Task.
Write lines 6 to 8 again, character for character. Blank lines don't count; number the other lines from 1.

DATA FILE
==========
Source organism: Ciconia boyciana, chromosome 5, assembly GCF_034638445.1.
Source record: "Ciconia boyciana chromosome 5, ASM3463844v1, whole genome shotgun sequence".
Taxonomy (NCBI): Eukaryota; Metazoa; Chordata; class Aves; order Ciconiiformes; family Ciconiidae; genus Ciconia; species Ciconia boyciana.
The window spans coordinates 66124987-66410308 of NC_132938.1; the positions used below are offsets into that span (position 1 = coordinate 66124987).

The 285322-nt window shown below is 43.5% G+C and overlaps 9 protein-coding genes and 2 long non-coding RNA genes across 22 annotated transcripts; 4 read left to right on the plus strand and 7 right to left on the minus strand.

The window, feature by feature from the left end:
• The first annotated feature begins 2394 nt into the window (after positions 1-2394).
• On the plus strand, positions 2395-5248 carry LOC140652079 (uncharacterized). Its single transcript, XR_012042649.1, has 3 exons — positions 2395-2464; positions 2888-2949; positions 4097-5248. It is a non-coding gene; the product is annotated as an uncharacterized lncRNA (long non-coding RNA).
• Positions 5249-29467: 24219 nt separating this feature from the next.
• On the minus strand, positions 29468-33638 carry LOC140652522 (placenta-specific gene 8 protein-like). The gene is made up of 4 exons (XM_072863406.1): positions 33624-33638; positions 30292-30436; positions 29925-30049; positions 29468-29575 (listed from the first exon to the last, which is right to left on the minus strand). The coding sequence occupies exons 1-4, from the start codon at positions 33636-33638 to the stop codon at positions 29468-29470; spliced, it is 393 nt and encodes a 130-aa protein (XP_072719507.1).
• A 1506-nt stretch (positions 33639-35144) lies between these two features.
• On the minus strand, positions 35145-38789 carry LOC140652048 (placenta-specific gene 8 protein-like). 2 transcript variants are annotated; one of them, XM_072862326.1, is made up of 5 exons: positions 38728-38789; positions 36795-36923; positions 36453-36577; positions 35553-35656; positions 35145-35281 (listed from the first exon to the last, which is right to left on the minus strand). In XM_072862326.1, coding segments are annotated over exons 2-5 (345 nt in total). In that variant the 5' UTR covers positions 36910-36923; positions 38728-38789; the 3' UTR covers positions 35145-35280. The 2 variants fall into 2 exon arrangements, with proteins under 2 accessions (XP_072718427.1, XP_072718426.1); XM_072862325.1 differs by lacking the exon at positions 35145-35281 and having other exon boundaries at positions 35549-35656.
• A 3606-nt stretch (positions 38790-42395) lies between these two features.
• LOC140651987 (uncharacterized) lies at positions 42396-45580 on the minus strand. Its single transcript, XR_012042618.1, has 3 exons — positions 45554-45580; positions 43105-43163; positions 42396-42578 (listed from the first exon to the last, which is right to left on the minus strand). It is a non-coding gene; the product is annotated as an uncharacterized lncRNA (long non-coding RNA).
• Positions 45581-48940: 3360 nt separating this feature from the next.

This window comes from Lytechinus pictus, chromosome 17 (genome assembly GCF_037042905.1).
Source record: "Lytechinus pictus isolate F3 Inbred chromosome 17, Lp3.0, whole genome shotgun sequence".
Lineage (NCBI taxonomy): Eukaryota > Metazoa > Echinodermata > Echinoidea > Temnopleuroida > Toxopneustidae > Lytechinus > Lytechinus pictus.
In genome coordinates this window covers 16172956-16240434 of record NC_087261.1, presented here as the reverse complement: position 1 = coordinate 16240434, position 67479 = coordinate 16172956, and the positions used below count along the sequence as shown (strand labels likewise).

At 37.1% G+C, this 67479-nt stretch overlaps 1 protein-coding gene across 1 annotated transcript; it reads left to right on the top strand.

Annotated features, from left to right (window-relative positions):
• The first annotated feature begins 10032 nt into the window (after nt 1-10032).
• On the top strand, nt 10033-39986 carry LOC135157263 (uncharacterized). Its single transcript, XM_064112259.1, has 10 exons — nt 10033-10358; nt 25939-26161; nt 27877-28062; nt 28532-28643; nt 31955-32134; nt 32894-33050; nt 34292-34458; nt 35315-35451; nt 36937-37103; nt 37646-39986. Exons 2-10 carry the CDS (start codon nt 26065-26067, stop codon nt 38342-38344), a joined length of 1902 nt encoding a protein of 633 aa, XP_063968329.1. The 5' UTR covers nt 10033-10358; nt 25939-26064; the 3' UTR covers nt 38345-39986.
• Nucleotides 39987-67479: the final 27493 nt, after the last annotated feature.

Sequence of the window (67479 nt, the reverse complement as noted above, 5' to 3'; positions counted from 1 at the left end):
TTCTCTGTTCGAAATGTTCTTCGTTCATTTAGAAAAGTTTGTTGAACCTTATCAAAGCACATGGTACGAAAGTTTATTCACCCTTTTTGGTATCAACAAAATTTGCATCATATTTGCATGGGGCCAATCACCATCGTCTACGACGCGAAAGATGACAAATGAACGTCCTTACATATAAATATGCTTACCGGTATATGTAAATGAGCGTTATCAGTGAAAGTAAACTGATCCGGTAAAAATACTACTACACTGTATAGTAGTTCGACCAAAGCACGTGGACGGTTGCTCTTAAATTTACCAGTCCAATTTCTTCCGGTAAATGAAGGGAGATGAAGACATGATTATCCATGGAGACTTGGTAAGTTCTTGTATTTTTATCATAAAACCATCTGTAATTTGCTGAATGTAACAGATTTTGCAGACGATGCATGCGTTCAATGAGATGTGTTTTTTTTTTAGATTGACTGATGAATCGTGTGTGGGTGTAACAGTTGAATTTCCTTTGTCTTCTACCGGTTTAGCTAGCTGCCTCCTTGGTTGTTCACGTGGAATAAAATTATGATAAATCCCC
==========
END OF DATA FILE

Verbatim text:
The window, feature by feature from the left end:
• The first annotated feature begins 2394 nt into the window (after positions 1-2394).
• On the plus strand, positions 2395-5248 carry LOC140652079 (uncharacterized). Its single transcript, XR_012042649.1, has 3 exons — positions 2395-2464; positions 2888-2949; positions 4097-5248. It is a non-coding gene; the product is annotated as an uncharacterized lncRNA (long non-coding RNA).